mother
— lily goldberg

It’s all circling back to something

I can’t name – unpinnable hypnotisms,

raptures. My mother, adding salt

to the stove water to delay its boil.

When I was seven, I was left in the ball pit at IKEA

while she surveyed impossible-to-pronounce nightstands.

Now, I am seventeen and waiting patiently for her return.

Time passes and passes back. Fakes a pass, passes through

my teeth like a whistle, through my abdomen

like a pent-up ghost. It was six hours

or sixty in that ballpit, watching the Lost Boys scramble

up their sycamore and screw with Tinkerbell.

When Peter Pan ended, Dumbo clicked on.

He tripped over his ears so many times and his own mother

got hauled away in a circus carriage.

When Dumbo ended and Cinderella 2 clicked on,

I made my break for the twin bed with the mesh canopy

I’d always wanted. They found me, quilted,

asking every shopping cart are you my

 

horsepower

I’ve invented too much

for you to tell me now

how it really was: gear teeth, car parts.

A body like oil, bellying under the front

wheel. Shimmying like a tomcat. Swagger

like a palomino. Sixteen, you shake your

grease, try your English syllables

on Sacramento, Divisadero, words once

soft as husks, maize unraveled on the fingernail’s split.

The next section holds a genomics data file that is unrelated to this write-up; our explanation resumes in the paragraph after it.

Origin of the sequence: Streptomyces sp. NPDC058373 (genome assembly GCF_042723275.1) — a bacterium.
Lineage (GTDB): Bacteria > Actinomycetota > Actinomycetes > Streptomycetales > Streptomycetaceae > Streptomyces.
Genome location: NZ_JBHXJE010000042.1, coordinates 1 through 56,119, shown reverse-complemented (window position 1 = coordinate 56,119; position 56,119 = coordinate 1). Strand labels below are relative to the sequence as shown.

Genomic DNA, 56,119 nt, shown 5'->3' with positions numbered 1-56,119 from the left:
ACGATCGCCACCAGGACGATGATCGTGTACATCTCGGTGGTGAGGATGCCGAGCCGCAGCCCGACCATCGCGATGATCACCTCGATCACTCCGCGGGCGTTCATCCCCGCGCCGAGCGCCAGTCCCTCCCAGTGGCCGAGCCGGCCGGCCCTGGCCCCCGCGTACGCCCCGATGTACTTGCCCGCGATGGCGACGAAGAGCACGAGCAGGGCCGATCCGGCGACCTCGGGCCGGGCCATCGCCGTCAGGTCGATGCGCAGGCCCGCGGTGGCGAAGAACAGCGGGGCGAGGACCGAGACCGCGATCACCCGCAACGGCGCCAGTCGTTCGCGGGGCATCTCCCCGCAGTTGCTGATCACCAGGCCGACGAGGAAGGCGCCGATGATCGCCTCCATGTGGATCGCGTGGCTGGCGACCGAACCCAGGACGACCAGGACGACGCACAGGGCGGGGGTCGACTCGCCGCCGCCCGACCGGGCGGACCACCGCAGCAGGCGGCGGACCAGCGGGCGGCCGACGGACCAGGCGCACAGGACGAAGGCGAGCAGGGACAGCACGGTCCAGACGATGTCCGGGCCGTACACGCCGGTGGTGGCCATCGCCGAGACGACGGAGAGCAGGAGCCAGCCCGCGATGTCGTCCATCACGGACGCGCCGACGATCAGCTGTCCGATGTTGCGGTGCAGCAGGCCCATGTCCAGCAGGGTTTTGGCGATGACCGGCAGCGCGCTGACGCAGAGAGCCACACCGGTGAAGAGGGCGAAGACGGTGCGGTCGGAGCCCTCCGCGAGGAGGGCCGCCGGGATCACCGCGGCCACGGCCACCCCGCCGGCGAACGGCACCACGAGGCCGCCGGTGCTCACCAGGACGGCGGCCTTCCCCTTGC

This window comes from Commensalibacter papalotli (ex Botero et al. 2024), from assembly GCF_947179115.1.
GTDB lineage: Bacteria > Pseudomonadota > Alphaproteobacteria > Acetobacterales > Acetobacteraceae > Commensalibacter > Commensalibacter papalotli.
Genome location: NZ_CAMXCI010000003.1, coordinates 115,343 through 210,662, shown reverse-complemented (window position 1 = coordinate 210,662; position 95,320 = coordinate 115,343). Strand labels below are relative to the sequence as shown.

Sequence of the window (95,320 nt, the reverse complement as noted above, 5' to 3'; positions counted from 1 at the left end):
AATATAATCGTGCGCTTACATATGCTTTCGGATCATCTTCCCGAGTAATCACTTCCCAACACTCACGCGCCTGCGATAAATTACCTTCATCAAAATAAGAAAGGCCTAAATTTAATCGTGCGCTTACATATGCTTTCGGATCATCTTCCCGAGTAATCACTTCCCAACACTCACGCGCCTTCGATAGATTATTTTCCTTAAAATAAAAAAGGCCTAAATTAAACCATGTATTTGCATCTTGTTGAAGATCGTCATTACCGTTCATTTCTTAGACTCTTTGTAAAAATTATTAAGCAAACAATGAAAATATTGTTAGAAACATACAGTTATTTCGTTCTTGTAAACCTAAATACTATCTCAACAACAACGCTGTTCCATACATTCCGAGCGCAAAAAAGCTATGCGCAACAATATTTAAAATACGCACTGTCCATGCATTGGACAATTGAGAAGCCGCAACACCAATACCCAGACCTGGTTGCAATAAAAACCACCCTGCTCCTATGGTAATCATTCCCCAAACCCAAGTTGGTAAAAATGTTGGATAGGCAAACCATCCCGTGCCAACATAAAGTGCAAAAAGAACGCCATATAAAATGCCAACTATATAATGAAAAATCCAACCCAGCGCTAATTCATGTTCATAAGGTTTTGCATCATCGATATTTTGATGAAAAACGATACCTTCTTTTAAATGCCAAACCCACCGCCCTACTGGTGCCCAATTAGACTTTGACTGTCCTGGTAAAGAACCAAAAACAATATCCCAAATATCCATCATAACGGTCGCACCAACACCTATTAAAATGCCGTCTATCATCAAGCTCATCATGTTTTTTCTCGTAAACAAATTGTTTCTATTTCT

Before the tar heat, chain link, spitting

asphalt from your gums by the basketball court.

Before the busted lip, mother tongue

swollen as a burial mound.

Before she died, before your father and

your half-sister, half-brother, before

you arrived like Christ

on the weekends, shotgunned me 150

around the cul-de-sac until my basketball

sagged like loose skin. Downed a martini and

licked your wounds on the patio. I cracked my neck

upstairs and found a faded bookmark of Saint Anthony

pressed into page 57 of the Boxcar Children you’d bought

me from the yard sale..

What I’m missing now, it won’t help to find –

you seal-slicked, motor-oiled,

flinching at a closet full of belts.

 

 

Lily Goldberg is a recently legal poet and aspiring Jeopardy contestant from New York City. A graduate of the Iowa Young Writers Studio and the Adroit Journal Summer Writing Mentorship, she was a semifinalist for the 2017 Smith College Poetry Prize and received Third Prize in the City University of New York High School Poetry Prize. When she's not writing, you can find her watching videos of baby goats, practicing guitar, or wondering whether or not she has what it takes to become America's Next Top Model.